A Lesson in Resilience

Women bowing on stage after a concert under bright spotlights
Women bowing on stage after a concert under bright spotlights

this summer we enrolled our daughter, Olivia, in her first theatre camp at a local high school. It was designed to be a fun week-long camp of singing songs and making friends while learning the fundamentals of theatre. The musical was “The Wizard of Oz” and in preparation for it; Olivia learned the song “Somewhere Over the Rainbow.” She had practiced it months before camp and knew all of the lyrics. I was afraid that she might have her sights set on the role of Dorothy and explained that it would probably go to an older child. She was resolved that she was going to try and said, “as long as I do not get cast as a flying monkey I will be fine.”

After the first day of camp, her father and I arrived to pick her up and found her crying. We had expected to see a happy child brimming with excitement of the day and instead found her curled up in a chair. She had shared that she was not cast as Dorothy, which was a disappointment, but was cast as one of the flying monkeys!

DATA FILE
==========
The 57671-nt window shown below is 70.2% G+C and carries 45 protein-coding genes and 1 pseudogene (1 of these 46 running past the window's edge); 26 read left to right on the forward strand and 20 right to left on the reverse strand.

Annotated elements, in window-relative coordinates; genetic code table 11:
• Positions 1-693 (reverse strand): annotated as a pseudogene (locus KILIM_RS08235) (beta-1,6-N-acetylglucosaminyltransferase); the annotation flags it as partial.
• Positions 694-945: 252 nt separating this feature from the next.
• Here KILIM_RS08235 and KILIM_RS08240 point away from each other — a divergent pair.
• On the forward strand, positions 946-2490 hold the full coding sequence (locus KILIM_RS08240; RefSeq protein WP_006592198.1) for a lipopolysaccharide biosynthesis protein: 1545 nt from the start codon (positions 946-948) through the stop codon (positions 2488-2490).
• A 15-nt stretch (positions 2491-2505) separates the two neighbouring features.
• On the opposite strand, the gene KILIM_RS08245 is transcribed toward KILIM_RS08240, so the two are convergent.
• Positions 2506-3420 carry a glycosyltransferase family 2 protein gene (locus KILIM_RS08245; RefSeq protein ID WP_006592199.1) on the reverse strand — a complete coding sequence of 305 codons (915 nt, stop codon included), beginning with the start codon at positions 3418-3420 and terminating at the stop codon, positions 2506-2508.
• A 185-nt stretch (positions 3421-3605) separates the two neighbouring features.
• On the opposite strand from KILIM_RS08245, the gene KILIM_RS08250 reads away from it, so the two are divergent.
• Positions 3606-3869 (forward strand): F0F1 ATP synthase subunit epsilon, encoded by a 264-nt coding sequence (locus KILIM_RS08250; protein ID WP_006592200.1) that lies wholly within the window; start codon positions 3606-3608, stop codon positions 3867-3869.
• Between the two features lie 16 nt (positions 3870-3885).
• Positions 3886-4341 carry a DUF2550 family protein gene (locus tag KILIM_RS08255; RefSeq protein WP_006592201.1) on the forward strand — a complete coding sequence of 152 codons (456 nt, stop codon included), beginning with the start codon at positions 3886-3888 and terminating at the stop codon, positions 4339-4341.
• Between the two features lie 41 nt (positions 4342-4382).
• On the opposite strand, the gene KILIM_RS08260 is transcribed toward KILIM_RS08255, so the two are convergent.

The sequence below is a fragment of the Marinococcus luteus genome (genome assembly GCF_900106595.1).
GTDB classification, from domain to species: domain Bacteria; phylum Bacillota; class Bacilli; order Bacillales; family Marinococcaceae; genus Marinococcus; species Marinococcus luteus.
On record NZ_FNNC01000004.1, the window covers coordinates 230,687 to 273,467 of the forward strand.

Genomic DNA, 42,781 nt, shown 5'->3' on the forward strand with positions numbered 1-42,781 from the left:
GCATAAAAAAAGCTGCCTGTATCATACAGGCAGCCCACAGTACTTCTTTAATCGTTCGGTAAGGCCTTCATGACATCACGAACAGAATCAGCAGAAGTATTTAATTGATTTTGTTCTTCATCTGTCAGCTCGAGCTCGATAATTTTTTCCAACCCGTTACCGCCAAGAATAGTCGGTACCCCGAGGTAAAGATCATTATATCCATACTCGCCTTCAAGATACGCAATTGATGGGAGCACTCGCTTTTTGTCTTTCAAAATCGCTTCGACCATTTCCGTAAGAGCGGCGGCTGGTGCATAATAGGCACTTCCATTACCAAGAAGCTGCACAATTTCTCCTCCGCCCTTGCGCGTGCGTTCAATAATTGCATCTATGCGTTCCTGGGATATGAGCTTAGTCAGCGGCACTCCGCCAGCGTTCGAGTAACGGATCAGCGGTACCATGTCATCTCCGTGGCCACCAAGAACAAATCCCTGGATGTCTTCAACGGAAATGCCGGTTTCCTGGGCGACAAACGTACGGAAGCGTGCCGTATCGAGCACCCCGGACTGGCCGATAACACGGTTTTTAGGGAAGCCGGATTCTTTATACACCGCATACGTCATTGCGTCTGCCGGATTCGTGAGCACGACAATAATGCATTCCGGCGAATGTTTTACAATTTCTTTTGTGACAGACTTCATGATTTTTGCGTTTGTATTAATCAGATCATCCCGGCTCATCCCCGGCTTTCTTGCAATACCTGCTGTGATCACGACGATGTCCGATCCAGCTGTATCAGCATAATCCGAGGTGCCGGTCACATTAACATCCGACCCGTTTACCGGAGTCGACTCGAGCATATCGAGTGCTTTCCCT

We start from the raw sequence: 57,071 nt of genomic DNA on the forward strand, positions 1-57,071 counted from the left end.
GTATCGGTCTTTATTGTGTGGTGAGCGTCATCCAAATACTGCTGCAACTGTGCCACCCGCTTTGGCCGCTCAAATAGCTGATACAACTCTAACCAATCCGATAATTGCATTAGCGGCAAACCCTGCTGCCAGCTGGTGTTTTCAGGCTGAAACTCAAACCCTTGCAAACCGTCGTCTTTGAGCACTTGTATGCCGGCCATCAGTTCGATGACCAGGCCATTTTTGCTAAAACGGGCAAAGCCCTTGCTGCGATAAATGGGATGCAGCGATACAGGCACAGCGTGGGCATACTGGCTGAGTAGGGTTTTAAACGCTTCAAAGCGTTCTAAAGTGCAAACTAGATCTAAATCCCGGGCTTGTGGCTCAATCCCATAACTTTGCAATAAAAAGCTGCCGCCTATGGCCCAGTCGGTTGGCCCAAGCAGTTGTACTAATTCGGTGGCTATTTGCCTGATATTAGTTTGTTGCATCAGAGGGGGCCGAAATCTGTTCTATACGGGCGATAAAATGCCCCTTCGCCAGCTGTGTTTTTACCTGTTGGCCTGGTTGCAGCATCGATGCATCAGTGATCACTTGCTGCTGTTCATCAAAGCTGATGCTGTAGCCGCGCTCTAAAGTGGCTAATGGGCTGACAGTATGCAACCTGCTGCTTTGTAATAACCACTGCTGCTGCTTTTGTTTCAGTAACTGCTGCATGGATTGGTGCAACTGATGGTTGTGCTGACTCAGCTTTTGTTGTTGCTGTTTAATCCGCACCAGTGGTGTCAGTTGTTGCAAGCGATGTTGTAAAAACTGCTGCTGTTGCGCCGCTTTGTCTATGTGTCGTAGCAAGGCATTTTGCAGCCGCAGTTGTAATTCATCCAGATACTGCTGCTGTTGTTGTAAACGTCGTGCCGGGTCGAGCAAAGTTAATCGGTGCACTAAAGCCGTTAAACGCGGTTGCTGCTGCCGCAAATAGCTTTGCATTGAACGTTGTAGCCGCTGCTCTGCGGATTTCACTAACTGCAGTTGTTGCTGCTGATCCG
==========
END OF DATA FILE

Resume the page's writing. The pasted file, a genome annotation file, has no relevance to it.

Her father wanted to fix it for her, as most fathers do, and asked to speak to the director who was unavailable. He then asked a volunteer if she could have another role instead. Our first inclination as parents was to fix it for her rather than encouraging her to do her best with what she had been given. After quickly resetting, we then encouraged her to stick to her role while also trying out for one of the opening numbers with the song she had memorized.

Olivia had tried out the next day and while I wish I could say she was chosen, she was not. She gave it her all and was once again disappointed. I had to reiterate that she had tried her best and if this is something she wanted she had to realize that sometimes you don’t get the part.

Olivia, being resilient, was able to recover and spring back to be an enthusiastic flying monkey! She delivered her lines with gusto and was able to project to the back row! Before this play, her father and I had been afraid to let her stumble. In the past she had received ribbons just for showing up. This was a good learning experience for all of us. For her it was a life lesson in resilience and for us, as parents, of not being afraid to let her fail. Olivia ended up having a memorable time at camp and is awaiting her next play.
Nicole Aptekar is a parent, advocate and founder of Advocacy For Autism and is a Group Facilitator for Autism Society of Inland Empire. For a calendar of upcoming autism support group meetings and workshops, please visit www.advocacyforautism.com.


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